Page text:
Today I find myself poring through ISO/IEC 27000:2018 looking for quotable snippets to use on our awareness posters in January. Although there’s plenty of good content, I can’t help but notice a few rough edges, such as this:
“Conducting a methodical assessment of the risks associated with the organization’s information assets involves analysing threats to information assets, vulnerabilities to and the likelihood of a threat materializing to information assets, and the potential impact of any information security incident on information assets. The expenditure on relevant controls is expected to be proportionate to the perceived business impact of the risk materializing.” [part of clause 4.5.2].
First off, here and elsewhere the ‘27000 text uses the term “information asset” which is no longer defined in the standard since the committee couldn’t reach consensus on that. Readers are left to figure out the meaning for themselves, with the possibility of differing interpretations that may affect the sense in places. The term is, or probably should be, deprecated.
Secondly, the first sentence is long and confusing – badly constructed and (perhaps) grammatically incorrect. “Vulnerabilities to” is incomplete: vulnerabilities to what? Shouldn’t that be “vulnerabilities in” anyway? Threats get mentioned twice for no obvious reason, overemphasizing that aspect. “Likelihood” is a vague and problematic word with no precise equivalent in some languages - it too should probably be deprecated. The final clause as worded could be interpreted to mean that the process is only concerned with potential impacts on information assets, whereas incidents can cause direct and/or indirect/consequential impacts on systems, organizations, business relationships, compliance status, reputations and brands, commercial prospects, profits, individuals, partners, society at large and so forth, not all of which are information assets (as commonly interpreted, anyway!).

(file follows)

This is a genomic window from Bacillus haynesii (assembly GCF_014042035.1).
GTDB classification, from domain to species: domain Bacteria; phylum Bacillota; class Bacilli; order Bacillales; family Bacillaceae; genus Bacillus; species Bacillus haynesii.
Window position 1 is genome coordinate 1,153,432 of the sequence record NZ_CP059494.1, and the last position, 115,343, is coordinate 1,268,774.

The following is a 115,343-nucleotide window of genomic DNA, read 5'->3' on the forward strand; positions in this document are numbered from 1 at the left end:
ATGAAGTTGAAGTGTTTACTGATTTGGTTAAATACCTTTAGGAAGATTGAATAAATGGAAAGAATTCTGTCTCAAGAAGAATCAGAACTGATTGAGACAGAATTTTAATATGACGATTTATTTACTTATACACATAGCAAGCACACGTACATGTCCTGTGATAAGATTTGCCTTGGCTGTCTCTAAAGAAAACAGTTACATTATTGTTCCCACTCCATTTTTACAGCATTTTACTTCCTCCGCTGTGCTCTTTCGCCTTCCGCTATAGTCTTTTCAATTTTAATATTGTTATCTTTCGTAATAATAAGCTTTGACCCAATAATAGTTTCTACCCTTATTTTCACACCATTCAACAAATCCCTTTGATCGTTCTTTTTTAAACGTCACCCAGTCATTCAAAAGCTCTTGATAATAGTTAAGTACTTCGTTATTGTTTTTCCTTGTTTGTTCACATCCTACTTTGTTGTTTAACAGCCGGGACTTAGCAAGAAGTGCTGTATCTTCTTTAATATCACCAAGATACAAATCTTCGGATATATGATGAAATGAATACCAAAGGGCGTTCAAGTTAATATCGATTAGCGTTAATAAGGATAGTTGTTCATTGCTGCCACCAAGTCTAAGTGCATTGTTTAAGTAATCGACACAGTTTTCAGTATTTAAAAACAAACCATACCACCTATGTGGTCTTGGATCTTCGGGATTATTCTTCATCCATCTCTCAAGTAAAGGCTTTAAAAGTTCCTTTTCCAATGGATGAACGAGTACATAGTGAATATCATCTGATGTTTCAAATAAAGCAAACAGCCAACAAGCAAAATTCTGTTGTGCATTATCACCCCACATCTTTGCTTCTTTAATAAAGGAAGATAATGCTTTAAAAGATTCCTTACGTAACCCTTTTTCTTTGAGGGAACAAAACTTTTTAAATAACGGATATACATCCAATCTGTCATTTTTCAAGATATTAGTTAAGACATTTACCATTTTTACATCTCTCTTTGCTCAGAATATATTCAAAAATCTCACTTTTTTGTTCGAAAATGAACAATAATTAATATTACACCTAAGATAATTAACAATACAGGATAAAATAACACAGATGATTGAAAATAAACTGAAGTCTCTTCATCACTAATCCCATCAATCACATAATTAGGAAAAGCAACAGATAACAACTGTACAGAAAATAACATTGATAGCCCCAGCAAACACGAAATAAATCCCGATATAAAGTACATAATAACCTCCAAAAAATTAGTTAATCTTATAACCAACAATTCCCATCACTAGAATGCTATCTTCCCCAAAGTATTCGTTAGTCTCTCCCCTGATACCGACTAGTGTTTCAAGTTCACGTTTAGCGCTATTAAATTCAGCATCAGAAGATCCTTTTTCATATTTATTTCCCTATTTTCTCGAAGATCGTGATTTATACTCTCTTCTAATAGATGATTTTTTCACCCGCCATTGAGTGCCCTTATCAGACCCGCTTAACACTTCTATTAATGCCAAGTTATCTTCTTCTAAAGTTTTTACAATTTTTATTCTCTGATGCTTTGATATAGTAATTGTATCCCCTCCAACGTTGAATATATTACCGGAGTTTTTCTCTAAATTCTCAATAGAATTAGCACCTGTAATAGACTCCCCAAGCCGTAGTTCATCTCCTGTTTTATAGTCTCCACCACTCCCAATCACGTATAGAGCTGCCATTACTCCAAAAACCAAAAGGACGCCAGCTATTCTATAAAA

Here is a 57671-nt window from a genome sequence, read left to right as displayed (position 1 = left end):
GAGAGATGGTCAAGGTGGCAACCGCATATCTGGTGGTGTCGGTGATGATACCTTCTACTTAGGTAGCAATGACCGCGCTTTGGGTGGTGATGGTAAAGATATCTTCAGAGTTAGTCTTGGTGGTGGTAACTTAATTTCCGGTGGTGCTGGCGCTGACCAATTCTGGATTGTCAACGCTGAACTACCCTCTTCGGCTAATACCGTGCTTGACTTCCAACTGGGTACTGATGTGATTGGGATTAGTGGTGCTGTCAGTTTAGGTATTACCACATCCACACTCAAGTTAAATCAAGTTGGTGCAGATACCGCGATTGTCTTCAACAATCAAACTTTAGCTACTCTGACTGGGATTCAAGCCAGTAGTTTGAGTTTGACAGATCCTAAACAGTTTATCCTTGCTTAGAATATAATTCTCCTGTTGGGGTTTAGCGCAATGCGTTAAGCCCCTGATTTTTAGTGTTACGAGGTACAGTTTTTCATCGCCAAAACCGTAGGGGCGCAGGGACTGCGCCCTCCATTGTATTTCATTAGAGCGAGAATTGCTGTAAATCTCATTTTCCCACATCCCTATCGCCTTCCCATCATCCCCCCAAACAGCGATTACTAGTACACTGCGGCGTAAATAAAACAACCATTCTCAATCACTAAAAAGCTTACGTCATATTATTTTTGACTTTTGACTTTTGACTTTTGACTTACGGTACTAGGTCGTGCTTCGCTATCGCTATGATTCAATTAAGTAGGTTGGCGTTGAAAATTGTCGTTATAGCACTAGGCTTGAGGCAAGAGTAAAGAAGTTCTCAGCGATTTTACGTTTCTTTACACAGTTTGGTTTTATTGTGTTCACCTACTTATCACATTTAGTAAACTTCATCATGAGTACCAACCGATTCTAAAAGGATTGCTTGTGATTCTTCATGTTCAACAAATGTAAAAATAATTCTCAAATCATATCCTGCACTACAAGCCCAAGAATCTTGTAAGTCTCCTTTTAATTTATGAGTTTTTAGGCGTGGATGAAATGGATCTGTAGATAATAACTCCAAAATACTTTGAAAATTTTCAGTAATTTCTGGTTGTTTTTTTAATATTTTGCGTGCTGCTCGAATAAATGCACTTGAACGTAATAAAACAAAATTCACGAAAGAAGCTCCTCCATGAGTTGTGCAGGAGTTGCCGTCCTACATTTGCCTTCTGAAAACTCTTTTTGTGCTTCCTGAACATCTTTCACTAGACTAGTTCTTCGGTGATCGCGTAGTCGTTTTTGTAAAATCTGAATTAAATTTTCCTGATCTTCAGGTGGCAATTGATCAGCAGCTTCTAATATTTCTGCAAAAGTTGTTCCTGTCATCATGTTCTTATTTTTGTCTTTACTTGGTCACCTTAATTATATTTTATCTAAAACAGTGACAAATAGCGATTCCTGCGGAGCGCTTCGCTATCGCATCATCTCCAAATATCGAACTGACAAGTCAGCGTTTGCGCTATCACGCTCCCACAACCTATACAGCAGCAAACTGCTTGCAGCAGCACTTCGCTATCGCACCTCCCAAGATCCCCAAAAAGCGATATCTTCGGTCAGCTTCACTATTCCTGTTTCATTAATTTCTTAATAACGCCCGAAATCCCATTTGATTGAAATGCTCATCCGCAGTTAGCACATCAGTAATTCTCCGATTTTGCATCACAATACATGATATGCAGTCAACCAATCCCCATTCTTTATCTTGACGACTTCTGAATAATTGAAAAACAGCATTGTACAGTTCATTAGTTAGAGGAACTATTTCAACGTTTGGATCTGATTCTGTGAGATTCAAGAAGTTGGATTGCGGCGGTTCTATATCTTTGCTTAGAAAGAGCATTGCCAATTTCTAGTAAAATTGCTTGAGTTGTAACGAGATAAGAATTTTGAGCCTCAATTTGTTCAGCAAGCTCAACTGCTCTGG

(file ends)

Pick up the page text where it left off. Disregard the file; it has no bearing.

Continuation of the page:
Thirdly, do “the organization’s information assets” include personal information? Some might argue that personal information belongs to the person concerned – the data subject – not the organization that holds it. My point is that it’s ambiguous and potentially misleading.
Lastly, I don’t entirely accept the premise of the second sentence. Sure, in business terms, the total cost of controls should normally be less than the total benefits but that’s not what the clause actually says – and anyway, information security is not entirely a matter of net value: some controls are mandated or imposed on the organization.
If you think I’m being unreasonably critical or anal about this, fair enough: that’s the level of analysis typically used to justify changes to draft standards through JTC 1/SC 27. Now imagine the effort involved to review and comment on, say, ISO/IEC 27002, and to suggest changes (ideally explicitly proposing the replacement text in each case) and you’ll appreciate the time and effort involved as the international project team slogs its way laboriously through hundreds of pages of comments. It’s a wonder anything gets produced at all, let alone anything usable and as well respected as ISO27k!
The lawyers among us will probably appreciate the issue. The legal profession performs this painstaking analysis much more seriously and deeply. Even, punctuation, is ... of-concern. Each new law/regulation has to fit neatly into the existing body of legislation without causing conflicts. We’ve got it easy!